Mucous gland metaplasia (pseudopyloric metaplasia) occurs in the setting of severe atrophy of the gastric glands, which are progressively replaced by mucous glands (antral mucosa), especially along the lesser curve. Gastric ulcers may be present (typically at the junction of antral and corpus mucosa), but whether they are the cause or consequence of these metaplastic changes is not clear.
Intestinal metaplasia typically begins in the antrum in response to chronic mucosal injury and may extend to the body. Gastric mucosa cells change to resemble intestinal mucosa—with goblet cells, endocrine (enterochromaffin or enterochromaffin-like) cells, and rudimentary villi—and may even assume functional (absorptive) characteristics. Intestinal metaplasia is classified histologically as complete (most common) or incomplete. With complete metaplasia, gastric mucosa is completely transformed into small-bowel mucosa, both histologically and functionally, with the ability to absorb nutrients and secrete peptides. In incomplete metaplasia, the epithelium assumes a histologic appearance closer to that of the large intestine and frequently exhibits dysplasia. Intestinal metaplasia may lead to stomach cancer.
Most patients with H. pylori–associated gastritis are asymptomatic, although some have mild dyspepsia or other vague symptoms. Often the condition is discovered during endoscopy performed for other purposes. Testing of asymptomatic patients is not indicated. Once gastritis is identified, testing for H.
pylori is appropriate.
Treatment of chronic nonerosive gastritis is H. pylori eradication (see Gastritis and Peptic Ulcer Disease: Treatment). Treatment of asymptomatic patients is somewhat controversial given the high prevalence of H. pylori–associated superficial gastritis and the relatively low incidence of clinical sequelae (ie, peptic ulcer disease). However, H. pylori is a class J carcinogen; eradication removes the cancer risk. In H.
pylori–negative patients, treatment is directed at symptoms using acid-suppressive drugs (eg, H2 blockers, proton pump inhibitors) or antacids.
gastritis is gastric atrophy developing after partial or subtotal
gastrectomy (except in cases of gastrinoma).
Metaplasia of the remaining corpus mucosa is common. The degree of gastritis is usually greatest at the lines of anastomosis.
Several mechanisms are responsible: bile reflux, which is common after such surgery, damages the gastric mucosa; loss of antral gastrin decreases stimulation of parietal and peptic cells, causing atrophy; and vagotomy may result in a loss of vagal trophic action.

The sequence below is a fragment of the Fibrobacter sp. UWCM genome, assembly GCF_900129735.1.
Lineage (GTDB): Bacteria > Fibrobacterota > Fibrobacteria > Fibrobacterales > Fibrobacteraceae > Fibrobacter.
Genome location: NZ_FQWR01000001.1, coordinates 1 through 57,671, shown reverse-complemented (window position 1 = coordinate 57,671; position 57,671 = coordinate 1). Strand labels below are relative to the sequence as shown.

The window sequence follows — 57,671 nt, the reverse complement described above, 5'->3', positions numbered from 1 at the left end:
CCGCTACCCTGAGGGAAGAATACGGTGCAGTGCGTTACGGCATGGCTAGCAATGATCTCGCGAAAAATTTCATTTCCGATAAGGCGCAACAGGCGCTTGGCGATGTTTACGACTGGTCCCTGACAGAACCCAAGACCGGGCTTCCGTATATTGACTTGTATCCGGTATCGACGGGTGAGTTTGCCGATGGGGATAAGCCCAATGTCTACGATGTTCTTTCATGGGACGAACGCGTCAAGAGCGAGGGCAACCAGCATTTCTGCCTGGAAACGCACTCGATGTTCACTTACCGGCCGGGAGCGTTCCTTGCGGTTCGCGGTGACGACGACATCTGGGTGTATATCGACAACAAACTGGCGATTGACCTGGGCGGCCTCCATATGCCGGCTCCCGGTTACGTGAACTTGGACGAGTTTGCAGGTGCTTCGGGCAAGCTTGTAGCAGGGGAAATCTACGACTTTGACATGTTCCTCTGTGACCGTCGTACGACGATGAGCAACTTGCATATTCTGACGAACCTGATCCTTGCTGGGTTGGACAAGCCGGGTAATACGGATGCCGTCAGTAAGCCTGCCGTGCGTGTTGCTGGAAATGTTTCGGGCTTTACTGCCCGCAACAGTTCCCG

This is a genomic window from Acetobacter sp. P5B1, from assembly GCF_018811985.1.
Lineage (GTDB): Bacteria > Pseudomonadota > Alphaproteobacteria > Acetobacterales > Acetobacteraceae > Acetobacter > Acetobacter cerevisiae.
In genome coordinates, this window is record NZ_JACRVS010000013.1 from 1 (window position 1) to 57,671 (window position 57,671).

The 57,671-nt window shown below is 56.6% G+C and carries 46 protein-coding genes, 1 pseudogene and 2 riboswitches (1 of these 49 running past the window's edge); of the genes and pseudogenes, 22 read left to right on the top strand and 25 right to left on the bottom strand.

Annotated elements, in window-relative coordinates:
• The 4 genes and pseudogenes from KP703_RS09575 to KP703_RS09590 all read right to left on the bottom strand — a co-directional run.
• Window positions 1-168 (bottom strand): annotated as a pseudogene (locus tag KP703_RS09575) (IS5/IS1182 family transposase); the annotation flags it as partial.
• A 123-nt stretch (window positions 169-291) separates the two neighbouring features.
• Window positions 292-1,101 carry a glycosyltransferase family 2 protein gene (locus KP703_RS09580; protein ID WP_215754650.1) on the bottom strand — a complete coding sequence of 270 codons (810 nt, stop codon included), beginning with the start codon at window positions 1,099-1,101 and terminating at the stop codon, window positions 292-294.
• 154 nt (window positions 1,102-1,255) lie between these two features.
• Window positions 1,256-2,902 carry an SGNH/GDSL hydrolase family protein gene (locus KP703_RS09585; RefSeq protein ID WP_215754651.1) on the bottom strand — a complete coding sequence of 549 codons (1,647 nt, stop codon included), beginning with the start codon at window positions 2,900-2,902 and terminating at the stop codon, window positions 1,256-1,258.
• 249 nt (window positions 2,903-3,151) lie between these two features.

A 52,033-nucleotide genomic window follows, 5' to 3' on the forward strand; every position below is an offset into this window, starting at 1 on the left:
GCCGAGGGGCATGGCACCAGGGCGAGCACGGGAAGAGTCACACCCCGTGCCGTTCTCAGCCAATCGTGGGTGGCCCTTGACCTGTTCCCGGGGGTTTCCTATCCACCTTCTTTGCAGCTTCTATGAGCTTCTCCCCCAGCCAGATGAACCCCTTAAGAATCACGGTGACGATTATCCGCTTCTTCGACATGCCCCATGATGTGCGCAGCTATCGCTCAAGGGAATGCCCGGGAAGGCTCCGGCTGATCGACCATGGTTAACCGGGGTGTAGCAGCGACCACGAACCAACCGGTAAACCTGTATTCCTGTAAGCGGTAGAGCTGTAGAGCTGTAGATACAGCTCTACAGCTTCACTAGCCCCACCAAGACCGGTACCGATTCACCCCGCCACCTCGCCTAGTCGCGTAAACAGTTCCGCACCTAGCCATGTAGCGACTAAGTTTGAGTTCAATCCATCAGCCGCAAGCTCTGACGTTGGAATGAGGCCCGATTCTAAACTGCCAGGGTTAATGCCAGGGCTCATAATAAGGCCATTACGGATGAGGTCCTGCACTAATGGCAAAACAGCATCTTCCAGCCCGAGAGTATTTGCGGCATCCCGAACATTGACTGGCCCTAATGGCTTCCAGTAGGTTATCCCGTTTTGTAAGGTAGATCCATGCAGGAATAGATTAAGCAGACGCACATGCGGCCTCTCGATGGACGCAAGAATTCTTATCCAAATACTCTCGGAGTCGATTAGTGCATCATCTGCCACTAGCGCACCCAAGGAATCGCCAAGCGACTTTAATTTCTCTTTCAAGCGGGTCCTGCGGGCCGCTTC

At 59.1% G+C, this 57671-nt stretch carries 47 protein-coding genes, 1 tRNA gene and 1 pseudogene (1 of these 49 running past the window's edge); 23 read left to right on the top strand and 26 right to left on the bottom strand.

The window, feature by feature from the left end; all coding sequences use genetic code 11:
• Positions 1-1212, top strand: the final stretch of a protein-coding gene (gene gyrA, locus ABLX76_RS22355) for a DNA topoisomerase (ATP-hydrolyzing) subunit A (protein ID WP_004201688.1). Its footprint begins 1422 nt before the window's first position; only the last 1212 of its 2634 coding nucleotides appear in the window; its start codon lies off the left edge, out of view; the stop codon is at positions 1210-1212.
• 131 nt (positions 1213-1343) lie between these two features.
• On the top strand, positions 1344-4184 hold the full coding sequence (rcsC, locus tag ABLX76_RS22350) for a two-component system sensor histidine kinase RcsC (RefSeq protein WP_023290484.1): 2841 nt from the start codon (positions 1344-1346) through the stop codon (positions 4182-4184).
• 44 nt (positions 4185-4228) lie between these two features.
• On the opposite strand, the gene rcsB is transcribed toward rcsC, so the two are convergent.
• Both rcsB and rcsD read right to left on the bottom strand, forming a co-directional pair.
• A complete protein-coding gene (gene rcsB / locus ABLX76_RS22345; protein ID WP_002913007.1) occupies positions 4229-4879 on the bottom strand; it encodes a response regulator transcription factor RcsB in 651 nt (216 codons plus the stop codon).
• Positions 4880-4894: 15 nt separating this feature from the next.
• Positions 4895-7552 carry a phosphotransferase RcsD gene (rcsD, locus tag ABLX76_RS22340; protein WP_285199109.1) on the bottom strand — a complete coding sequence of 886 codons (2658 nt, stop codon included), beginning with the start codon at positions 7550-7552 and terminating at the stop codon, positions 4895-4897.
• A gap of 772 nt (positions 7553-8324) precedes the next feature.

There are no specific symptoms of gastritis. Postgastrectomy gastritis often progresses to severe atrophy and achlorhydria. Production of intrinsic factor may cease with resultant vitamin B12 deficiency (which may be worsened by bacterial overgrowth in the afferent loop). The relative risk of gastric adenocarcinoma seems to increase 15 to 20 yr after partial gastrectomy; however, given the low absolute incidence of postgastrectomy cancer, routine endoscopic surveillance is probably not cost effective, but upper GI symptoms or anemia in such patients should prompt endoscopy.
This rare idiopathic disorder affects adults aged 30 to 60 and is more common among men. It manifests as a significant thickening of the gastric folds of the gastric body but not the antrum. Gland atrophy and marked foveolar pit hyperplasia occur, often accompanied by mucous gland metaplasia and increased mucosal thickness with little inflammation. Hypoalbuminemia (the most consistent laboratory abnormality) caused by GI protein loss may be present (protein-losing gastropathy). As the disease progresses, the secretion of acid and pepsin decreases, producing hypochlorhydria.
Symptoms are nonspecific and commonly include epigastric pain, nausea, weight loss, edema, and diarrhea. Differential diagnosis includes (1) lymphoma, in which multiple gastric ulcers may occur; (2) mucosa-associated lymphoid tissue (MALT) lymphoma, with extensive infiltration of monoclonal B lymphocytes; (3) Zollinger-Ellison syndrome with associated gastric fold hypertrophy; and (4) Cronkhite-Canada syndrome, a mucosal polypoid protein-losing syndrome associated with diarrhea. Diagnosis is made by endoscopy with deep mucosal biopsy or full-thickness laparoscopic gastric biopsy.
Various treatments have been used, including anticholinergics, antisecretory drugs, and corticosteroids, but none have proven fully effective. Partial or complete gastric resection may be necessary in cases of severe hypoalbuminemia.
Extensive infiltration of the mucosa, submucosa, and muscle layers with eosinophils often occurs in the antrum. It is usually idiopathic but may result from nematode infestation. Symptoms include nausea, vomiting, and early satiety. Diagnosis is by endoscopic biopsy of involved areas. Corticosteroids can be successful in idiopathic cases; however, if pyloric obstruction develops, surgery may be required.
tissue (MALT) lymphoma:
This rare condition is characterized by massive lymphoid infiltration of the gastric mucosa, which can resemble Ménétrier's disease.
caused by systemic disorders:
Sarcoidosis, TB, amyloidosis, and other granulomatous diseases can cause gastritis, which is seldom of primary importance.
caused by physical agents:
Radiation and ingestion of corrosives (especially acidic compounds) can cause gastritis. Exposure to > 16 Gy of radiation produces marked deep gastritis, usually involving the antrum more than the corpus. Pyloric stenosis and perforation are possible complications of radiation-induced gastritis.
Except for H. pylori infection, bacterial invasion of the stomach is rare and mainly occurs following ischemia, ingestion of corrosives, or exposure to radiation. On x‑ray, gas outlines the mucosa. The condition can present as an acute surgical abdomen and has a very high mortality rate. Surgery is often necessary.
Debilitated or immunocompromised patients may develop viral or fungal gastritis with cytomegalovirus, Candida, histoplasmosis, or mucormycosis; these diagnoses should be considered in patients with exudative gastritis, esophagitis, or duodenitis.
Last full review/revision January 2007 by Sidney Cohen, MD
Content last modified January 2007